Cairo, Asharq Al-Awsat— As violent clashes erupted between Muslim Brotherhood students and police at Cairo’s Al-Azhar University on Saturday, leaving at least three students killed, Brotherhood youth activists who have defected from the recently outlawed Islamist group announced the establishment of a new organization.
The new group, which will call itself the “Egyptian Brotherhood”, elected Mohamed Abdulwahab as its leader. Abdulwahab previously served as secretary-general of the Freedom and Justice Party, the political wing of the Muslim Brotherhood organization which Cairo designated a “terrorist group” earlier this week after a car bombing at a police compound in the northern city of Mansoura left at least 14 people killed. The Muslim Brotherhood, for its part, denied responsibility for the attack.
In exclusive comments to Asharq Al-Awsat, Egyptian Brotherhood group general coordinator Amr Amara said: “We are trying to find an alternative to the Brotherhood in order to calm the inflamed Egyptian street. Choosing the new General Guide was the decision of the youth.” Amara denied any “pressures from the Brotherhood’s more prominent defectors whose role is solely confined to providing us with advice.”
According to Amara, the new group’s choice of Abdulwahab, a “reformer” who “has not taken part in bloodshed,” came in a bid to “send a message to the Egyptian authorities that we are with, not against them.”
“We call ourselves the Egyptian Brotherhood instead of the Muslim Brotherhood, and our role is to help society … within the law,” he added.
Amara said that the newly founded group “respects the sovereignty of Egypt and will be under the supervision of the government.”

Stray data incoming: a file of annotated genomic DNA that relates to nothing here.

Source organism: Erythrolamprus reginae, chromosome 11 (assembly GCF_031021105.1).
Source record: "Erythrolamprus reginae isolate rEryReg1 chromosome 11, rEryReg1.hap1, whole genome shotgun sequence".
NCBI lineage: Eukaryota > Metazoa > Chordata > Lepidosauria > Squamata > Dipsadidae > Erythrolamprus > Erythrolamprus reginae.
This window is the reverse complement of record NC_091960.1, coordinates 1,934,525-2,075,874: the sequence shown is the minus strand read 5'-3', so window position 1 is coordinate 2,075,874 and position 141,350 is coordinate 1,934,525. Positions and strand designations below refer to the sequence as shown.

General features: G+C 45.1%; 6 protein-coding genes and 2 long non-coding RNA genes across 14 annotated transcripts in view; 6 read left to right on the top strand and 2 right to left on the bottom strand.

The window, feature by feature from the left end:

The new group’s ideology is based on Islamic Shari’a law and will be fully supervised by the Al-Azhar, Egypt’s leading Sunni Muslim authority, Amara told Asharq Al-Awsat.
He also called on the military-backed interim government to seek an alternative to the recently banned group by establishing a religious society or a political party for its members who want to continue to proselytize or practice politics.
Early this week the interim government designated the Muslim Brotherhood a terrorist organization, and the Central Bank of Egypt froze the assets of a number of private associations linked to it.
Speaking exclusively to Asharq Al-Awsat, Egyptian presidential adviser Mostafa Hegazi justified the ban on the Brotherhood by accusing the Islamist group of “engaging in violence in a highly systematic way as a means to convey its views.”
He described the ban as “realistic,” and “legal,” and denied suggestions it was politically motivated. He said: “We are facing an organization that is in effect engaging acts of terrorism or, in the most euphemistic terms, acts of systematic violence.”
He added that Brotherhood members who “have not engaged in systematic violence … are welcome if they want to return to society and ask for forgiveness.”
For his part, Amara described the Muslim Brotherhood supporters and youth activists who have taken to the street as “extremists,” and said: “They have been deluded by a false Caliphate project.” However, he added: “There must be a real alternative, even if it is a temporary one, in the form of a society that attracts them.”
Muslim Brotherhood students clashed with police in Cairo at the Al-Azhar University campus on Saturday on the first day of exams. This is the latest clash in an ongoing battle between security forces and Muslim Brotherhood students at Egypt’s oldest university following the ouster of Islamist president Mohamed Mursi. Local media reported that at least five people were killed on Friday as pro-Mursi protesters took to the street across the country in defiance of the interim government’s denouncement of the Muslim Brotherhood as a terrorist group. Egypt’s Interior Ministry had previously announced that anybody found guilty of membership of the Brotherhood, anyone who promoted the group verbally or in writing, as well as those caught carrying publications or recordings of the group, would also face a mandatory five-year prison sentence.
As for the Egyptian Brotherhood’s stance towards the chief of the Egyptian Armed Forces, Abdel-Fattah El-Sisi, standing for the presidential elections, Amara said: “If Sisi stands for the presidency, we will strongly support him,” and he insisted that choosing an Islamist nominee was an “unacceptable idea which we will not repeat.”